Jungmann, Josef A., S.J. "Chapter Four: The Breaking of Bread: The Oldest Form of Eucharistic Service." The Early Liturgy to the Time of Gregory the Great. (translated by Francis A. Brunner, C.S.S. R., Notre Dame, Indiana: University of Notre Dame Press, 1959, pp. 29-38.
Acts 2:42, 2:46, 20:7, and 1 Corinthians 10:16 make it clear that a Eucharistic celebration, the breaking of the bread, was at the center of early Christian worship. Jungmann sees this as a direct continuation of the events in the Last Supper. He also sees it as distinct from a meal, saying "nowhere is there evidence that in profane speech the expression 'breaking bread' ever meant 'having a meal' (Jungmann 1959, 29). Though it requires some speculation, from the few early accounts we can draw some conclusions about the Eucharist.
Jungmann notes that in 1 Corinthians the Eucharist was associated with a meal. Paul's exhortation to the Corinthians was not to change the meal, but to avoid abuses in the meal. A celebratory meal was a common theme in Jewish thought and made sense in the context of a messianic celebration (Jungmann 1959, 30). Because of the association of the Last Supper with Passover, most would view the Eucharist as related somehow to the Paschal meal, but with some added sacramental significance. However, Jungmann suggests it is more likely to be related to the Jewish custom of a Sabbath evening meal (Jungmann 1959, 31). The breaking of bread and praise to God was at the start of a meal, while a "cup of blessing" came near the end. The ritual, as Jungmann sees it, may have been literally surrounding a meal, as suggested by Luke and Paul who specify the cup is "after it has been eaten." It may also have been one event, without a meal in the middle, as suggested by Matthew and Mark, who make no mention of "after it has been eaten" (Jungmann 1959, 32). In the end, the meal may have been omitted, leading to the liturgy we retain to the present. Jungmann cites Dix and his analysis of the seven liturgical actions in the liturgy as an authority on early practice (Jungmann 1959, 32).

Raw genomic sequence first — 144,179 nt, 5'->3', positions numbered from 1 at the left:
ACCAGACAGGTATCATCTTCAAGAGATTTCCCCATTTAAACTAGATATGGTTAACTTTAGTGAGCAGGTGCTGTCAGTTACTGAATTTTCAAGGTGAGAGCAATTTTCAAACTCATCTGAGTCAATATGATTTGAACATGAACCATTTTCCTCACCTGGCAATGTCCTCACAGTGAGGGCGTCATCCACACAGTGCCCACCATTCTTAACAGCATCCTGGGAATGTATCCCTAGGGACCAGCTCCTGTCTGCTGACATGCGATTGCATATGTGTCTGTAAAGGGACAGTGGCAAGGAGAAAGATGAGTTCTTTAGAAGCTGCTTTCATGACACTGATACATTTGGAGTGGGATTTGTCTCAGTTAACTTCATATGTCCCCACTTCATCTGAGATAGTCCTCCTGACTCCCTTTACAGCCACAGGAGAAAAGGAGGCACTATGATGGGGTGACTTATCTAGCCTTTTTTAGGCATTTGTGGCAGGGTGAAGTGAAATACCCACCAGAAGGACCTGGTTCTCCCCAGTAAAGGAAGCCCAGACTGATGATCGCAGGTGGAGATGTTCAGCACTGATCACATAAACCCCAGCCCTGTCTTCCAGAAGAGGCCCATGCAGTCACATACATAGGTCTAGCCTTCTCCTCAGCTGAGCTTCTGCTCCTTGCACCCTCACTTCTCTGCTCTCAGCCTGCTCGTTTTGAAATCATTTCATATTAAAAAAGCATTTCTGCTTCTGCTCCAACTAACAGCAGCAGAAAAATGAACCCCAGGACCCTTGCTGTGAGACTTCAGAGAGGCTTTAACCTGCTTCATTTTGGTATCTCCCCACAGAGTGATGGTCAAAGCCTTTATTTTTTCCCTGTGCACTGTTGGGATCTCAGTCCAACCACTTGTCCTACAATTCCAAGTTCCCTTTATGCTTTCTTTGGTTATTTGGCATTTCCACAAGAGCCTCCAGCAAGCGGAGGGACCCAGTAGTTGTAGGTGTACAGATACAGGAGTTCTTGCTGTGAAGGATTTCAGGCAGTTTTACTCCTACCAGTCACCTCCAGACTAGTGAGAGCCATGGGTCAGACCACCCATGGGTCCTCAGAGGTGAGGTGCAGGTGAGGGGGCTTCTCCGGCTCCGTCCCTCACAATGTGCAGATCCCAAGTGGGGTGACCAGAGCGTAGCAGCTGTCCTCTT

Jungmann notes that in Hippolytus' Church Order the newly baptized receives first bread, then a chalice of milk and honey, which is a traditional meal for a newborn. They then receive water, which recalls washing, then they receive the wine. This practice was still known in Rome as late as 215 (Jungmann 1959, 35). The Didache also makes statements about the practice of communion, which would be applicable to a slightly private gathering as well. The prayers are suited to a Eucharistic meal of some substance (Jungmann 1959, 36).
The words of institution bear comment. Jungmann observes that in the Gospels and in 1 Corinthians they are recorded differently. He suggests this is a reflection of differing liturgical usage in different communities. The sacrament is the same but the words which introduce it may have some variation (Jungmann 1959, 37).